In a study recently published online in Environmental Science & Technology, the scientists say the plastisphere represents a novel ecological habitat in the ocean and raises a host of questions: How will it change environmental conditions for marine microbes, favoring some that compete with others? How will it change the overall ocean ecosystem and affect larger organisms? How will it change where microbes, including pathogens, will be transported in the ocean?
The collaborative team of scientists—Erik Zettler from Sea Education Association (SEA), Tracy Mincer from Woods Hole Oceanographic Institution (WHOI), and Linda Amaral-Zettler from the Marine Biological Laboratory (MBL), all in Woods Hole, Mass.—analyzed marine plastic debris that was skimmed with fine-scale nets from the sea surface at several locations in the North Atlantic Ocean during SEA research cruises. Most were millimeter-sized fragments.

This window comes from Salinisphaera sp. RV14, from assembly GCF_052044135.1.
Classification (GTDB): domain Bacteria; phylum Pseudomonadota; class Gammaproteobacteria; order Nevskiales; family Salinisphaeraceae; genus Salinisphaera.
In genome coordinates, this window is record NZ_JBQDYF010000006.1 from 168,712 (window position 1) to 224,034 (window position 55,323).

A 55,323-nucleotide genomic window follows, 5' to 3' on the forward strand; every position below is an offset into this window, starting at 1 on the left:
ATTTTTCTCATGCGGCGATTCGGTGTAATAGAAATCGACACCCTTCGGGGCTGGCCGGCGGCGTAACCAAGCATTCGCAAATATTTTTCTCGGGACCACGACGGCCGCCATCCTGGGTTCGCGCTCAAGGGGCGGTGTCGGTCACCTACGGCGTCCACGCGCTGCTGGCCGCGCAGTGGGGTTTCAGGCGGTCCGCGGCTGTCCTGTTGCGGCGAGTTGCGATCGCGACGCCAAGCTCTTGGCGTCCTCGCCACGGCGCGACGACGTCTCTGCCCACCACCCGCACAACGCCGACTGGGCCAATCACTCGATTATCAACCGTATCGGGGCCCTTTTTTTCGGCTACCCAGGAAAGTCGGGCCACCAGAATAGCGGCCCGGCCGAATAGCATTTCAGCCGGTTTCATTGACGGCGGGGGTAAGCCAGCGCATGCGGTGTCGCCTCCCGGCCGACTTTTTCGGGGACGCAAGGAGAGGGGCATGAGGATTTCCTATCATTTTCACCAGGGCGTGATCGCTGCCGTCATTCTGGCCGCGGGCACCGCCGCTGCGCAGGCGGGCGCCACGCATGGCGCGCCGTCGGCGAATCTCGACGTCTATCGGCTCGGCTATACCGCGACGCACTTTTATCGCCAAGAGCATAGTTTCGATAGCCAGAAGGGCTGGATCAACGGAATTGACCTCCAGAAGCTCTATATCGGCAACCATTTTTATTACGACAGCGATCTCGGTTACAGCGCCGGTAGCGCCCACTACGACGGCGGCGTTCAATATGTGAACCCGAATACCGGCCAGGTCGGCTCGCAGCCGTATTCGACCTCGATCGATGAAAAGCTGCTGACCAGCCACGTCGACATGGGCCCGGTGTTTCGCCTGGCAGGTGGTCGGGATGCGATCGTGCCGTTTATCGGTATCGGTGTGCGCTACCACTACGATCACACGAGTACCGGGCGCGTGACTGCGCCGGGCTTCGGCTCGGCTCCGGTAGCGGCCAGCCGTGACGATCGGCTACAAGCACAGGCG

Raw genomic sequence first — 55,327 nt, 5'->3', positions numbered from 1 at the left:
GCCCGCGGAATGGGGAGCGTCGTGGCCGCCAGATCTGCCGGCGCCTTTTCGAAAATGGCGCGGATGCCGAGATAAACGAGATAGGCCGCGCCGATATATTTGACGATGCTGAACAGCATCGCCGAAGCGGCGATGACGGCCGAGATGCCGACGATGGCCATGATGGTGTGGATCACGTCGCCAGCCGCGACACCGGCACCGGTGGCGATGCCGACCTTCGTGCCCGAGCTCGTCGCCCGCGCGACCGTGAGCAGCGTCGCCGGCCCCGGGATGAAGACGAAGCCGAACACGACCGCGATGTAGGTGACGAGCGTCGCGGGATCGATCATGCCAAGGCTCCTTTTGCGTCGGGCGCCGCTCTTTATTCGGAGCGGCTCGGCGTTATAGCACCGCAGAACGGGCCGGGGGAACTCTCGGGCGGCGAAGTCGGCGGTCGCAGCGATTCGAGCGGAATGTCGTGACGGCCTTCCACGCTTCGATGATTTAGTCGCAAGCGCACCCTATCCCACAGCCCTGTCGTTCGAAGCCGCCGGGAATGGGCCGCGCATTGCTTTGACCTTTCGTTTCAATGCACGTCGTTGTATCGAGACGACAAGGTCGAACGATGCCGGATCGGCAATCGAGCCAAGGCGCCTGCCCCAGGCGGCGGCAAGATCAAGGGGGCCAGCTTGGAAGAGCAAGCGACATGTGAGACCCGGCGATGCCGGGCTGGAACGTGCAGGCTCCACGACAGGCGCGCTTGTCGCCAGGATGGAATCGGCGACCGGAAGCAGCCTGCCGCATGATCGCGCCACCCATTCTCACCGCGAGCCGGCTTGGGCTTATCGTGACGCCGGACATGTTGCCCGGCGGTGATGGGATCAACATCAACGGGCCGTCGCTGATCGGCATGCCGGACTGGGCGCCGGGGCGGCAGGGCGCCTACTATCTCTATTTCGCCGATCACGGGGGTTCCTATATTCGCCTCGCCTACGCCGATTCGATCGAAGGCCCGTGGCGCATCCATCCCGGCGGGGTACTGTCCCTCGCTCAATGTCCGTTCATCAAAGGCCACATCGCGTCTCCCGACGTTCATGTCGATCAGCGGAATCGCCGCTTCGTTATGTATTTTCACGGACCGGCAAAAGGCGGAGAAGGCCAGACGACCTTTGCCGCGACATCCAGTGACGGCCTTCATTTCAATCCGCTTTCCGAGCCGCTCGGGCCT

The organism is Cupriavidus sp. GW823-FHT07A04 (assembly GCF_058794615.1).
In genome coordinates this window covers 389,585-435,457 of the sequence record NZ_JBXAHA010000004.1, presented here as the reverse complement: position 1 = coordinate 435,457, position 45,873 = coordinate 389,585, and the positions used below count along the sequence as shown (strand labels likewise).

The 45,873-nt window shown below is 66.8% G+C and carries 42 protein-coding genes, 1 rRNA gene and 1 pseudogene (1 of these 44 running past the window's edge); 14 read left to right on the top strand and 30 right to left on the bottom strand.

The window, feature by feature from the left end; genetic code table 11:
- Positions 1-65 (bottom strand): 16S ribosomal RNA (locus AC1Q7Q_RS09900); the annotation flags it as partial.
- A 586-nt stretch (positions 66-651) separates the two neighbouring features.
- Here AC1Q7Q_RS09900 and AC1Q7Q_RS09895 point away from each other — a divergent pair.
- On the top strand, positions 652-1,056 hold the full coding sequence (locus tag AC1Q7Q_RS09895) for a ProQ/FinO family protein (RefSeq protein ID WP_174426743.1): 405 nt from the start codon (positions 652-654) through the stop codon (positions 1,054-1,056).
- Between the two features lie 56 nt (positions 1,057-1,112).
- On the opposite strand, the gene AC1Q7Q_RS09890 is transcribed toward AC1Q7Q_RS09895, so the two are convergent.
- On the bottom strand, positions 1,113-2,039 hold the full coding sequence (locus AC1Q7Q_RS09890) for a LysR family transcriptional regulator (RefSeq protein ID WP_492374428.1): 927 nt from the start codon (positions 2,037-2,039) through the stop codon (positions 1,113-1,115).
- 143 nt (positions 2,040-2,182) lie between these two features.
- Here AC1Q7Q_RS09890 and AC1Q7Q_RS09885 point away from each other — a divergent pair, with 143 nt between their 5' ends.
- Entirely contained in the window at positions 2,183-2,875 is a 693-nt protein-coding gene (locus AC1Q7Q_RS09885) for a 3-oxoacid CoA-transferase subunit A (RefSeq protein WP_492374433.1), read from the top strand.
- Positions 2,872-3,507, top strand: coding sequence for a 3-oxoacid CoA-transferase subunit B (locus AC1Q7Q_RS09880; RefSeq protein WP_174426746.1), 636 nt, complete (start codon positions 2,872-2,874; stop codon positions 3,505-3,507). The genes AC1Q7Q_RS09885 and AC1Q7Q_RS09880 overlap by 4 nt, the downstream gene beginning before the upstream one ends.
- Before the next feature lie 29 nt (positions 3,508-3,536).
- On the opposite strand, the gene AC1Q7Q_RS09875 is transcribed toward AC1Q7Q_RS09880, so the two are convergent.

Using scanning electron microscopy and gene sequencing techniques, they found at least 1000 different types of bacterial cells on the plastic samples, including many individual species yet to be identified. They included plants, algae, and bacteria that manufacture their own food (autotrophs), animals and bacteria that feed on them (heterotrophs), predators that feed on these, and other organisms that establish synergistic relationships (symbionts). These complex communities exist on plastic bits hardly bigger than the head of a pin, and they have arisen with the explosion of plastics in the oceans in the last 60 years.
These communities are likely different from those that settle on naturally occurring floating material such as feathers, wood, and microalgae, because plastics offer different conditions, including the capacity to last much longer without degrading.
The plastic debris also represents a new mode of transportation, acting as rafts that can convey harmful microbes, including disease-causing pathogens and harmful algal species. One plastic sampled they analyzed was dominated by members of the genus Vibrio, which includes bacteria that cause cholera and gastrointestinal maladies.